Hide this

Results from Google Books

Click on a thumbnail to go to Google Books.

Granny Torrelli Makes Soup by Sharon Creech

Granny Torrelli Makes Soup

by Sharon Creech

MembersReviewsPopularityAverage ratingMentions
899259,817 (3.84)8



Sign up for LibraryThing to find out whether you'll like this book.

No current Talk conversations about this book.

» See also 8 mentions

Showing 1-5 of 25 (next | show all)
Cover to Cover Discussion Title September 2010. ( )
  JenJ. | Mar 31, 2013 |
Granny Torrelli makes soup is a cute story about a girl who's having trouble with her best friend and tells her granny about everything over a nice bowl of soup. ( )
  meadert | Oct 22, 2012 |
Internet UPC Database
  tmquitshaw | Dec 26, 2011 |
6th to 8th grade. Granny Torrelli Makes Soup is a heartwarming tale of a teenager who works though her problems while cooking with her grandmother. Twelve year old Rosie is having trouble surmounting an argument that she's had with her best friend, the boy next door. But Rosie's Italian grandmother knows just what stories to share. Newbery award winner Sharon Creech writes as sensitively as ever about her character's hearts. She plays with an unusual prose style in that is arguably almost verse. For example she puts what the characters say in italics instead of quotes. Here is an example of a complete paragraph for the novel and how each one is so short. "Granny Torrelli comes over, says she's in charge of me tonight. She wants soup. Zuppa! she calls it. She says it like this: ZOO-puh!" There is a distilled quality to the text. Teenage readers will enjoy seeing an author break rules and tailor a text for a story. Thus as well as being a touching tale about family and friendship, it is highly suitable as a mentor text in a school setting. This book is highly recommended to public, and middle school libraries. ( )
  JeneenNammar | Dec 17, 2011 |
This is yet another gem by the Newbery award-winning author of Walk Two Moons and The Wanderer.

Rosie's friend is Bailey. He is blind and he is wonderfully funny, sensitive and kind. Together Bailey and Rosie smoothy navigated the childhood years as they leaned on each other.

Now, however, as the beginning of teen hood aproaches, the rules suddenly are different. Previously confident of her feelings of friendship, when a new girl moves in the neighborhood, Rosie becomes unsure and jealous.

Rosie's loving, practical and magical Italian granny dispenses receipes for lasting friendship.

While making homemade pasta and soup, Granny Torelli stirs the pot of warm feelings and secret ingredients for life, love and friendship.

This is a wonderful book, wisely written as once again Sharon Creech demonstrates her astute ability to convey the feelings and thoughts of young adults.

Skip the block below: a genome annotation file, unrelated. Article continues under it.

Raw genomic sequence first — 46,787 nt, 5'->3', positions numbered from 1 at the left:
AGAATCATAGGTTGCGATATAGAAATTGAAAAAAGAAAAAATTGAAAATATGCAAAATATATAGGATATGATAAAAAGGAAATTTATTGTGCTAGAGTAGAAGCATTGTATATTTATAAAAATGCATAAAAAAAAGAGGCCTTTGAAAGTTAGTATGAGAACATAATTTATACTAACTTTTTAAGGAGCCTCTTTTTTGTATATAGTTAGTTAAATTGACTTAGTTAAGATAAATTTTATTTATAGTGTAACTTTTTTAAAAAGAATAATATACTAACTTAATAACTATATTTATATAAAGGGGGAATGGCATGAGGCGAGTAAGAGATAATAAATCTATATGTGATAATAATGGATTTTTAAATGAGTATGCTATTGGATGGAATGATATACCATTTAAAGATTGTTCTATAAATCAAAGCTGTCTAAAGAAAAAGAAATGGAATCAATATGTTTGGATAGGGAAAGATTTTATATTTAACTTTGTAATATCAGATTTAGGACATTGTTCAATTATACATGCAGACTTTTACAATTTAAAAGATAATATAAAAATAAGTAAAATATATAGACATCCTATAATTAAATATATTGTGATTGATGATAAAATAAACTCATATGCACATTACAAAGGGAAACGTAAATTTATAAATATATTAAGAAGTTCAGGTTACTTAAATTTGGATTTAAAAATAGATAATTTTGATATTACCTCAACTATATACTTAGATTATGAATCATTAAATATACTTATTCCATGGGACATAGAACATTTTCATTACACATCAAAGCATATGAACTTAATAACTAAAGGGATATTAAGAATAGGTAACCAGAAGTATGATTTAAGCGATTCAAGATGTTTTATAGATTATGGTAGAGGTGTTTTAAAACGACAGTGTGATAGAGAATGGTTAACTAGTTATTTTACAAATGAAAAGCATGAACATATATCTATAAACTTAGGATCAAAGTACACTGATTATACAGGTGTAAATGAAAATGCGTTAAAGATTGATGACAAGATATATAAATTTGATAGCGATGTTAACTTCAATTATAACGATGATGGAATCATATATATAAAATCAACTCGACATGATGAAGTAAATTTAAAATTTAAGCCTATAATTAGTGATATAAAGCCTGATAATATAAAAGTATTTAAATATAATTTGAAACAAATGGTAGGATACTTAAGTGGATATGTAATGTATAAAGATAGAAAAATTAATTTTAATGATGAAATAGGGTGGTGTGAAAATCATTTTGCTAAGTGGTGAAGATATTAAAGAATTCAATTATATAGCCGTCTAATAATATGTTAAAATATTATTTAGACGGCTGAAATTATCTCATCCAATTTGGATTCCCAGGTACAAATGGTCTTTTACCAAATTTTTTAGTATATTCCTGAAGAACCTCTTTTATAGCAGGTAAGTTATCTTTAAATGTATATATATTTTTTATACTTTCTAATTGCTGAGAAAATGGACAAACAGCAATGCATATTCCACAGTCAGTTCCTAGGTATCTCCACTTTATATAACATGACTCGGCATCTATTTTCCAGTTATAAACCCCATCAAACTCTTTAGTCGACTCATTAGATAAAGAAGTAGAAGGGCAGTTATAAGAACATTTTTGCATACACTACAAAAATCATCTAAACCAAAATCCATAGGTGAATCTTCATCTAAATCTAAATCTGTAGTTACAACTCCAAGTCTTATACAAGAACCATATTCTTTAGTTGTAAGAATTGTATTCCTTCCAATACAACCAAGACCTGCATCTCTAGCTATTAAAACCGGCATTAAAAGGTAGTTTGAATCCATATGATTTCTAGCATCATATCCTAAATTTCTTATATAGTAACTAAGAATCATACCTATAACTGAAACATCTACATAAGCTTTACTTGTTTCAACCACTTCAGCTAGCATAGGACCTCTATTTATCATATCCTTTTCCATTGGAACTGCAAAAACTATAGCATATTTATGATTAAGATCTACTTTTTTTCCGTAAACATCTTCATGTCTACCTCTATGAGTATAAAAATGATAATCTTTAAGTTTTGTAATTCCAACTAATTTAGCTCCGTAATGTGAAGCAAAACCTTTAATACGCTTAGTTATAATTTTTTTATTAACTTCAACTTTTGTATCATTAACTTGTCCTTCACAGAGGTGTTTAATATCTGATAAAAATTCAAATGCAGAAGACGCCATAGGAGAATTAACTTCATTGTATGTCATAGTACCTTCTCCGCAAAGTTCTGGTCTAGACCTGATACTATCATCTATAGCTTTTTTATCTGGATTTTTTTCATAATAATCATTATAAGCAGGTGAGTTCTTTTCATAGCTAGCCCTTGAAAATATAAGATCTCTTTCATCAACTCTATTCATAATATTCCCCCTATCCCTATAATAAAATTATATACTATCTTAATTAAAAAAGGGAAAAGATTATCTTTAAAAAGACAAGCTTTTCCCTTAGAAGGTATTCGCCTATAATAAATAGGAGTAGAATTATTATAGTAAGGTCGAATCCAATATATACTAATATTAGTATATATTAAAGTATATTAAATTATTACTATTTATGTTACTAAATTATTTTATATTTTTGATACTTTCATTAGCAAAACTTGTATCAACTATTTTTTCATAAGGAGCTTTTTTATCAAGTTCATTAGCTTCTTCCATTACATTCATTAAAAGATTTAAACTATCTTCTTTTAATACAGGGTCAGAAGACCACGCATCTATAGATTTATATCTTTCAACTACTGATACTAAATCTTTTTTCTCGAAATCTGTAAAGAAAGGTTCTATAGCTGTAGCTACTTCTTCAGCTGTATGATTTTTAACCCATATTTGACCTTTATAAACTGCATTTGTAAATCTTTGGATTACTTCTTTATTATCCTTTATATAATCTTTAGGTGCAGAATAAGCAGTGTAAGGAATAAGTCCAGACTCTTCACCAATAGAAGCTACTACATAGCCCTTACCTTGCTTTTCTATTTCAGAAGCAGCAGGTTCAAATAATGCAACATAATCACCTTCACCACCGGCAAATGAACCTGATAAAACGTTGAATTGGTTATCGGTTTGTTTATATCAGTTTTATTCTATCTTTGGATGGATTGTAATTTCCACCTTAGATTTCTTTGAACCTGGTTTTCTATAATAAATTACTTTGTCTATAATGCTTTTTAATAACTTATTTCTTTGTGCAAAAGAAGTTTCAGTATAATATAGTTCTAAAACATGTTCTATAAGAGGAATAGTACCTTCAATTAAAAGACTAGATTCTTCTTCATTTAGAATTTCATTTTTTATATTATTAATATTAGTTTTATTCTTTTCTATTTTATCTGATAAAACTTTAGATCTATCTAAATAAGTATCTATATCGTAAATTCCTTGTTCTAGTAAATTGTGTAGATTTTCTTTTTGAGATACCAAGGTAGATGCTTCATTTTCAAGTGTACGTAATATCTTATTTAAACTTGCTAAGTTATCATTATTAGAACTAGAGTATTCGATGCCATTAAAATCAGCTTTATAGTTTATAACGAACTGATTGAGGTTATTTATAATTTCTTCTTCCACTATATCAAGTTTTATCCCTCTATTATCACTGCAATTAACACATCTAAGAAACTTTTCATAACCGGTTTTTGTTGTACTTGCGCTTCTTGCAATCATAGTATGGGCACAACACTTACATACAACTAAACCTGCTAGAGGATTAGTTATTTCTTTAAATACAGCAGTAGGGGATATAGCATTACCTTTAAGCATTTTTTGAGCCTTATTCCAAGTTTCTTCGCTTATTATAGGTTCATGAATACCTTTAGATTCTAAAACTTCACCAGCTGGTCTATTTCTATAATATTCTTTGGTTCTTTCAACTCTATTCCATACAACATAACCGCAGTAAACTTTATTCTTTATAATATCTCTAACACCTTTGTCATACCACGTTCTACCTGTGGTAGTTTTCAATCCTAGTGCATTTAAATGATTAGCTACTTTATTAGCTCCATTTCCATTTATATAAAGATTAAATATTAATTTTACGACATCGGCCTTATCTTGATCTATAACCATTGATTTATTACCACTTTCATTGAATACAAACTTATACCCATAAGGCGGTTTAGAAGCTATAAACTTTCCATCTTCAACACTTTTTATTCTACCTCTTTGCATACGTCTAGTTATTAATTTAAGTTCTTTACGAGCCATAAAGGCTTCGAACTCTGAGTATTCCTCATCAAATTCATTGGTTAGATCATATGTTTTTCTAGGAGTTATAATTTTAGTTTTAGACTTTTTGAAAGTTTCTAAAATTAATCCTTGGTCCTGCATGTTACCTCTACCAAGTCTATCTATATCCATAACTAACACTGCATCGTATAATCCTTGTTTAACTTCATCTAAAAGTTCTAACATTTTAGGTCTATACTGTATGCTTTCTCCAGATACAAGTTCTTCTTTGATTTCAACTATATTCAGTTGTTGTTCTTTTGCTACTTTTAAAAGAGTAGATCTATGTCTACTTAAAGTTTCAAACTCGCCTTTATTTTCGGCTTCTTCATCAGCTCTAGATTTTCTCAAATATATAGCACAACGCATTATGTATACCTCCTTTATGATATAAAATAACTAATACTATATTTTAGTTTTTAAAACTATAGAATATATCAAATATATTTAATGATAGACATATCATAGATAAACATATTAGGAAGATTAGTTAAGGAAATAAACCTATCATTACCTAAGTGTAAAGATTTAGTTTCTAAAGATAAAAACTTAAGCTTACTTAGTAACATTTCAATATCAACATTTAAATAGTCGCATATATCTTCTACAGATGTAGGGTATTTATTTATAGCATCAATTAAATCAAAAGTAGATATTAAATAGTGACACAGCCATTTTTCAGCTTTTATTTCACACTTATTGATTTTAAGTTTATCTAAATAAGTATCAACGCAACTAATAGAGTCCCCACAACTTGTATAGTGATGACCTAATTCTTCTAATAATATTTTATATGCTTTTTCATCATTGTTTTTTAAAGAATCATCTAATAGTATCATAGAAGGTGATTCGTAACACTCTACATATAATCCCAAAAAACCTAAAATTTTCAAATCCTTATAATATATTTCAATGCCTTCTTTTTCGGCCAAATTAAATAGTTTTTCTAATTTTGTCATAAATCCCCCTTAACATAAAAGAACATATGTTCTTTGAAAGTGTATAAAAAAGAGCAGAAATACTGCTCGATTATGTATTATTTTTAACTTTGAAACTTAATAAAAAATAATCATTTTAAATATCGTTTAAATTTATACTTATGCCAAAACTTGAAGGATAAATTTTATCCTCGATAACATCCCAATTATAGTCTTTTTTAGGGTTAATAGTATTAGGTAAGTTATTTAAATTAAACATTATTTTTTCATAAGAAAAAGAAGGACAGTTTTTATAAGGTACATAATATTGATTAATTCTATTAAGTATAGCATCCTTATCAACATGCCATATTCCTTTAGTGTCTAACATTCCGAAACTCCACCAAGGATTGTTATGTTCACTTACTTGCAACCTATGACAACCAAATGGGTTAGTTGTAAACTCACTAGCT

Highly recommended! ( )
3 vote Whisper1 | Mar 9, 2011 |
Showing 1-5 of 25 (next | show all)
no reviews | add a review
You must log in to edit Common Knowledge data.
For more help see the Common Knowledge help page.
Series (with order)
Canonical title
Original title
Alternative titles
Original publication date
Important places
Important events
Related movies
Awards and honors
First words
Last words
Disambiguation notice
Publisher's editors
Publisher series
Original language

References to this work on external resources.

Wikipedia in English


Book description
Haiku summary

Amazon.com Amazon.com Review (ISBN 0064409600, Paperback)

In this endearing story by Newberry Medal-winner Sharon Creech, a wise old Italian granny skillfully imparts life advice (and cooking lessons) to her winning but sometimes obstinate 12-year-old granddaughter.

Best known for Walk Two Moons and The Wanderer, Creech makes good use of another inventive format: Rosie's story unfolds first, over making and eating zuppa, and then Granny Torrelli tells parallel stories from her own childhood to help Rosie with her current predicament. Granny Torrelli's tales are laced with endearing, fun-to-say Italian: "I didn't like it, not one piccolino bit," as is her attempt to help Rosie mend her rift with her best friend Bailey ("That Bailey boy!"), for whom she's starting to feel more-than-friendship feelings.

The details of both Rosie's and Granny Torrelli's respective stories are often quite funny (from Braille jealousy to secret guide-dog training for the legally blind Bailey). But, as usual, what Creech does best is slyly proffer small, nourishing morsels of wisdom--not unlike the cavatelli, the "little dough canoes," that Rosie, Granny Torrelli, and that Bailey boy labor over in the book's sweet second half. Just be warned that you might find yourself starving by the end of the story. (Ages 9 to 12) --Paul Hughes

(retrieved from Amazon Mon, 30 Sep 2013 13:59:59 -0400)

(see all 6 descriptions)

With the help of her wise old grandmother, twelve-year-old Rosie manages to work out some problems in her relationship with her best friend, Bailey, the boy next door.

» see all 2 descriptions

Quick Links

Swap Ebooks Audio
52 avail.
15 wanted
2 pay3 pay

Popular covers


Average: (3.84)
1 1
2 4
2.5 2
3 28
3.5 9
4 41
4.5 10
5 23


2 editions of this book were published by Audible.com.

See editions

Is this you?

Become a LibraryThing Author.


Help/FAQs | About | Privacy/Terms | Blog | Contact | LibraryThing.com | APIs | WikiThing | Common Knowledge | Legacy Libraries | Early Reviewers | 96,190,810 books! | Top bar: Always visible